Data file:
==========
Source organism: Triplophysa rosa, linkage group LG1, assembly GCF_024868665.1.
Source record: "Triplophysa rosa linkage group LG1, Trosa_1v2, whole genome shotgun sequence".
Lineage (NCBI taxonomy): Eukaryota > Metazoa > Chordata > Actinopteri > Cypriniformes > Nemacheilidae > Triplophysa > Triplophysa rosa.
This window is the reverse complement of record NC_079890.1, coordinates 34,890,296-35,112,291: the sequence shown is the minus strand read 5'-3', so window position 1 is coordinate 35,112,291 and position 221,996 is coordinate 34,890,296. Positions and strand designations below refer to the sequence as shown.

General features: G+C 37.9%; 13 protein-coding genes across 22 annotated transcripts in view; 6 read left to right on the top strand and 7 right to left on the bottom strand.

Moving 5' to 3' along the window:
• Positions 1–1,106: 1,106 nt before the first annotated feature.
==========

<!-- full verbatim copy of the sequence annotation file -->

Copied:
Source organism: Triplophysa rosa, linkage group LG1, assembly GCF_024868665.1.
Source record: "Triplophysa rosa linkage group LG1, Trosa_1v2, whole genome shotgun sequence".
Lineage (NCBI taxonomy): Eukaryota > Metazoa > Chordata > Actinopteri > Cypriniformes > Nemacheilidae > Triplophysa > Triplophysa rosa.
This window is the reverse complement of record NC_079890.1, coordinates 34,890,296-35,112,291: the sequence shown is the minus strand read 5'-3', so window position 1 is coordinate 35,112,291 and position 221,996 is coordinate 34,890,296. Positions and strand designations below refer to the sequence as shown.

General features: G+C 37.9%; 13 protein-coding genes across 22 annotated transcripts in view; 6 read left to right on the top strand and 7 right to left on the bottom strand.

Moving 5' to 3' along the window:
• Positions 1–1,106: 1,106 nt before the first annotated feature.